Pope Benedict's planned visit to Rome's main Jewish synagogue on Sunday has sharply divided Jews. Some have been angered by his efforts to push World War II Pope Pius XII toward sainthood.
Pope Benedict has visited Jewish synagogues before, but never the one in Rome. His predecessor, Pope John Paul II, became the first pontiff to set foot in a synagogue when he visited the one in Rome in 1986.
A number of Jewish leaders from around the world have traveled to the Italian capital for the German-born Pope's third visit to a Jewish house of worship. He has already visited the Jewish synagogues in Cologne, Germany, and New York.
But some Jewish rabbis and Holocaust survivors have decided to boycott this visit. They are upset that the pope recently praised the heroic virtues of wartime Pope Pius XII, moving him a step closer to sainthood. Many Jews believe Pope Pius turned a blind eye to the persecution of Jews during the second world war.
The Vatican maintains that Pope Pius worked quietly behind the scenes because direct interventions might have worsened the situation for both Jews and Catholics in Europe.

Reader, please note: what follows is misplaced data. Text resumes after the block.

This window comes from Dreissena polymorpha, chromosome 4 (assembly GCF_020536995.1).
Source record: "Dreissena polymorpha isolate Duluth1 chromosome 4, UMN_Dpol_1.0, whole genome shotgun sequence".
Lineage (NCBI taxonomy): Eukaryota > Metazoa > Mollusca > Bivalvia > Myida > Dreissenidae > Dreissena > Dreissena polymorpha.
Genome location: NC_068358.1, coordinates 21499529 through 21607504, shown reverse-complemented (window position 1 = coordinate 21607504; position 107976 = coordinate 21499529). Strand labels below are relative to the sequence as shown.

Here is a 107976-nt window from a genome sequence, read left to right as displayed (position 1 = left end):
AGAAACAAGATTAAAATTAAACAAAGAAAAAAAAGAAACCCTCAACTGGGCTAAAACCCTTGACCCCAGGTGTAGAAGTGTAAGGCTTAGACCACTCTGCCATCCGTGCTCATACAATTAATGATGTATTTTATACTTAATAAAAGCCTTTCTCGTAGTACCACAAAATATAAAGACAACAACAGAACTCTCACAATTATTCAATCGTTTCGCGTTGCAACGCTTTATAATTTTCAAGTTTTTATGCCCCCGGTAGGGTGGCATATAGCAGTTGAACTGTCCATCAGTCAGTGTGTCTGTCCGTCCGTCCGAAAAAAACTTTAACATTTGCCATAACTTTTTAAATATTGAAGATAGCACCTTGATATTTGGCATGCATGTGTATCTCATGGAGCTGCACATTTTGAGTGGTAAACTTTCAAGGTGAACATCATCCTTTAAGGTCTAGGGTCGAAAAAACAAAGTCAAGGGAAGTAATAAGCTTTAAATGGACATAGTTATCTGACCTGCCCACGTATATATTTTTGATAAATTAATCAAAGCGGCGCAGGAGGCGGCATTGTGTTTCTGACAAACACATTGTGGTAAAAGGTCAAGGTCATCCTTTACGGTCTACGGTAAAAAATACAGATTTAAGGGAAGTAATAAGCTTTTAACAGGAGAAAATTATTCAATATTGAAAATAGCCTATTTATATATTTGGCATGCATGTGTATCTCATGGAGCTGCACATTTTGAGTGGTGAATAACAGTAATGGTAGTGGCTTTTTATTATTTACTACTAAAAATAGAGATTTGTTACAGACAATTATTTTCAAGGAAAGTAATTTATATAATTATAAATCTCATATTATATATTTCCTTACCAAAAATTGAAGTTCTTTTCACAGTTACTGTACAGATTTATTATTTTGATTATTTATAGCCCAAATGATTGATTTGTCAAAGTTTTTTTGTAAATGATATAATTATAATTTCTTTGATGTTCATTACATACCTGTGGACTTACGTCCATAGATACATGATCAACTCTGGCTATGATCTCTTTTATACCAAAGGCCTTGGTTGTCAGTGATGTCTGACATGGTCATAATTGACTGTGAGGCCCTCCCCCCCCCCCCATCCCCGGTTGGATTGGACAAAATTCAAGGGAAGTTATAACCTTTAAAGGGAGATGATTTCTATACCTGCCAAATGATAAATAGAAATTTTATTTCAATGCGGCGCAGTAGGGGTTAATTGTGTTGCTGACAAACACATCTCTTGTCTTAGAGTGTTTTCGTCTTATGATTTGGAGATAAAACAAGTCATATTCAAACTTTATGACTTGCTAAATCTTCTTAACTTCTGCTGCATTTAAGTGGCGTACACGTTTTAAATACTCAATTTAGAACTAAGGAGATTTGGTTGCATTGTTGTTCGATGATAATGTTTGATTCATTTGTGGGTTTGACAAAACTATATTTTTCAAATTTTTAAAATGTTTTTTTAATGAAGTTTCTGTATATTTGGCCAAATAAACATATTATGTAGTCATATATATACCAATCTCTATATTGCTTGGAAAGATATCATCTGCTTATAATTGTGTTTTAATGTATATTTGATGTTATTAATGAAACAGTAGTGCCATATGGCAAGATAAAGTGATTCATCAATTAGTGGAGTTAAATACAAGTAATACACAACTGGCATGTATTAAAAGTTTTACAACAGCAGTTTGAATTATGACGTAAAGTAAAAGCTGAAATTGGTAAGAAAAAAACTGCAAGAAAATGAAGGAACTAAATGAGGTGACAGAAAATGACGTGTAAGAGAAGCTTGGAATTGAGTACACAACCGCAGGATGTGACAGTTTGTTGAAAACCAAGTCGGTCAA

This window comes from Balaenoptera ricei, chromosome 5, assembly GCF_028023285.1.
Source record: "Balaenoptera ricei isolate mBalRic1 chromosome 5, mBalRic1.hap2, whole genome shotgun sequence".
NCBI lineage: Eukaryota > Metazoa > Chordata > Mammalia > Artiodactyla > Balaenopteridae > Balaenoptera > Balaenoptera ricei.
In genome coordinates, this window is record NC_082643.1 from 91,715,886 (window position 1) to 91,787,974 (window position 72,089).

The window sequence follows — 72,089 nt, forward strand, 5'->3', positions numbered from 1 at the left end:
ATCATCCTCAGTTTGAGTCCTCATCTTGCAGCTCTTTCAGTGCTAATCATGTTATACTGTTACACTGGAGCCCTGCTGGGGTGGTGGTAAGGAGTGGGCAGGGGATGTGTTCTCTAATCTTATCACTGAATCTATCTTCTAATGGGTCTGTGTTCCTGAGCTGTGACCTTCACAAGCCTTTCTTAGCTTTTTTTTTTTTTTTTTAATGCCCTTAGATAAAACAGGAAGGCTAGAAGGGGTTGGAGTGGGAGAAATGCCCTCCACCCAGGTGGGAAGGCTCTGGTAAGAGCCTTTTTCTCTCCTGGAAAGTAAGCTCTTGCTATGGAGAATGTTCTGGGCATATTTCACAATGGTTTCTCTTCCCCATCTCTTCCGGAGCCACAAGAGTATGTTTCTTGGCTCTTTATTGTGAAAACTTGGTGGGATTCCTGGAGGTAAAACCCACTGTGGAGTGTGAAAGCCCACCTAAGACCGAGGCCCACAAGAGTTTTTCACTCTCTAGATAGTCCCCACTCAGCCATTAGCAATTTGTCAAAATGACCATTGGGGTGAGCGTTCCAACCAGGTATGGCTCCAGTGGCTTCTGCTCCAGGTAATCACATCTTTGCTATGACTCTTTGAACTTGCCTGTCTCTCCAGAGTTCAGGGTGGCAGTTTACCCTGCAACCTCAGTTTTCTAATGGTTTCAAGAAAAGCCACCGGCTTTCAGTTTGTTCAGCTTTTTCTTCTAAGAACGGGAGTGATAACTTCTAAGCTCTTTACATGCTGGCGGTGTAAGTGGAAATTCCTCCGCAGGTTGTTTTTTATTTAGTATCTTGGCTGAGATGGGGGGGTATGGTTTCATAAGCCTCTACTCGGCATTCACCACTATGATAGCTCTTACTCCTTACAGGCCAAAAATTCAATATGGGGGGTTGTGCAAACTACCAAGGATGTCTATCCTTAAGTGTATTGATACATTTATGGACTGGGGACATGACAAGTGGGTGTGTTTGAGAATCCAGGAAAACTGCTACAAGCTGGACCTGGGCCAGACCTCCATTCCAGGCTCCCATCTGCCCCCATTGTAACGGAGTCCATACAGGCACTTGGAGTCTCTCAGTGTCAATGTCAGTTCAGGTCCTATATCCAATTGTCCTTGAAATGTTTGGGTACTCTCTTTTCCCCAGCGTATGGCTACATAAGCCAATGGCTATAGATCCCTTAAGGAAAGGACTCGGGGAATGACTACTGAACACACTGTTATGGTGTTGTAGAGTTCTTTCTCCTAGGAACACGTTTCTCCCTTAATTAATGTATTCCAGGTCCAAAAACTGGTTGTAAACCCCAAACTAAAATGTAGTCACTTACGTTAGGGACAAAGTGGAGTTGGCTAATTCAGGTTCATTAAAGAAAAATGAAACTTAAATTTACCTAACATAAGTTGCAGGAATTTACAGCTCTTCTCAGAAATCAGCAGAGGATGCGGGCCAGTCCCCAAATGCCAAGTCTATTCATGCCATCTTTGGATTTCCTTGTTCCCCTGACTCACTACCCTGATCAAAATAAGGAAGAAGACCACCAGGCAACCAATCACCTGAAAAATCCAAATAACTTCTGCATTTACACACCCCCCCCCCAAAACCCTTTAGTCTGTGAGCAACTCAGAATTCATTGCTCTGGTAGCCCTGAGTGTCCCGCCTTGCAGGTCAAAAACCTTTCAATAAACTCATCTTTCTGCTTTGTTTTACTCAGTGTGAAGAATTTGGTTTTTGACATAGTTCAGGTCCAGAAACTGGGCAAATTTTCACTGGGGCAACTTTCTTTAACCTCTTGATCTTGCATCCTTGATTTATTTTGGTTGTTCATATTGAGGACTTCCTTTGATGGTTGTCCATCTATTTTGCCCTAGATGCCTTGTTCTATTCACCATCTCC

Pope Benedict will pause in front of a plaque at the synagague honoring the more than one thousand Roman Jews deported by the Nazis to concentration camps. He will be greeted by the chief rabbi of Rome, Riccardo Di Segni.
Some Holocaust survivors and their families have asked the Rome Rabbi to convey to the Pope their displeasure for his efforts to elevate Pius to sainthood.
However, some Roman citizens think Pope Benedict's visit to the synagogue is the right thing to do.
One man says it is another sign that Pope Benedict is trying to foster unity with all the other religions.
Some Jews are also upset at the Pope's decision last year to start the rehabilitation process of a traditionalist British bishop who denied the extent of the holocaust. But despite these setbacks, efforts at furthering dialogue between the two religions are set to continue.